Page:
Director: Takeshi Kitano
After a number of years away from the yakuza film, Kitano finally went back to it with this somewhat curious exercise in avowed “popular entertainment” as opposed to the more obtuse arthouse business of his last few films. And yet Outrage is still pretty obtuse stuff itself, in its own way, more so even than some of his earlier work… The story is simple enough, basically you have a yakuza clan “sworn father”, Sekiuchi, who dislikes how one of his underlings, Ikemoto, has become chummy with another mob who aren’t part of the family, and he orders this other syndicate be dealt with. In turn, Ikemoto passes on the dirty work to his own underling Otomo (Kitano himself) and his gang. Whereupon business between them and the Murase gang gradually escalates, until the problem turns into internal issues within Ikemoto’s syndicate.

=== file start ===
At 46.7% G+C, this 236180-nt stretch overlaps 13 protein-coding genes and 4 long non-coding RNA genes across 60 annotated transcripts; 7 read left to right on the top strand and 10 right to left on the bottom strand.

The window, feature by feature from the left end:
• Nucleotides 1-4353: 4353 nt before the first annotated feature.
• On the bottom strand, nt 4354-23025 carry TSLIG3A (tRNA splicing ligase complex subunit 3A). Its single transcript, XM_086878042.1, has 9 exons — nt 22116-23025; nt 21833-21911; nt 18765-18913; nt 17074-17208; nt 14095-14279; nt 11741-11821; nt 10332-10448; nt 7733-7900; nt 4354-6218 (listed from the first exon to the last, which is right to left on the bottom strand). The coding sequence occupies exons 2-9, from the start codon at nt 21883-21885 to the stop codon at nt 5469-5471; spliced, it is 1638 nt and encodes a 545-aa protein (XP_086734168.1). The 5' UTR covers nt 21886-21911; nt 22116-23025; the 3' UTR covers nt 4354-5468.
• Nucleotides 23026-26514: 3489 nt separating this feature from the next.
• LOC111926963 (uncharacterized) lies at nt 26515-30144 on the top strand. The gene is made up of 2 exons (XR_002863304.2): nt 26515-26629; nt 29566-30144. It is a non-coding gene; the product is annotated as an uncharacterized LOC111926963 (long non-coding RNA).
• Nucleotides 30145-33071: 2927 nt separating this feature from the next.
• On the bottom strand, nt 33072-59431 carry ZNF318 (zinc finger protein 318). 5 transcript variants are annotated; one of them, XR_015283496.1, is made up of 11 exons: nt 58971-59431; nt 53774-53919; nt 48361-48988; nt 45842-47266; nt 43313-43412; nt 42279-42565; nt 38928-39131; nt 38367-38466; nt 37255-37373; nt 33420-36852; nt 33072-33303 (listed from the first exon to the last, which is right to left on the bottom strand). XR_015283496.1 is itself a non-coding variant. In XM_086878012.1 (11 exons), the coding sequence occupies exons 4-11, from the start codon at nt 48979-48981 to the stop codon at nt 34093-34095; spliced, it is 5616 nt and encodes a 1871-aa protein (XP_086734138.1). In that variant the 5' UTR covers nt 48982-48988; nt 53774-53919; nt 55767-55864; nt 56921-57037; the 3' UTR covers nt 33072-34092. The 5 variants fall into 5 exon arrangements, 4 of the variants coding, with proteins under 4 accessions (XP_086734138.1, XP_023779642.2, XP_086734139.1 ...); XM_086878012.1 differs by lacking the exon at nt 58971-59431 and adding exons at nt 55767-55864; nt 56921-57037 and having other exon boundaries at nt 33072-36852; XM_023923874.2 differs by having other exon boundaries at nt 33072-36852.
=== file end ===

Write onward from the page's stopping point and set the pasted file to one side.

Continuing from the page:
All of which sounds possibly more exciting than it actually is; Kitano’s actual storytelling method is to chop all this up into a lot of very short scenes (lots of varying aggressions back and forth between the various parties), which makes the viewing experience kind of jarring, and, at least for me, not terribly easy to follow at times, trying to work out who’s doing what to whom and why. At least I’m not the only one, though, and maybe another viewing will make it seem straighter. But I can see it being difficult to summon up the will for that second viewing, though; while the film’s somewhat remote tone does make the scenes of violence harder-hitting (don’t think I’ll forget that dentist scene in a hurry), it also makes the film in general kind of hard to engage with, with little sense of where if anywhere it’s going, and the characters don’t really help; only the fact that Kitano himself plays Otomo marks him out as the film’s major figure. I’ll hunt out the sequel, which looks like it might offer some actual payoff for this film’s set-up, but I can’t say I particularly like Outrage by itself.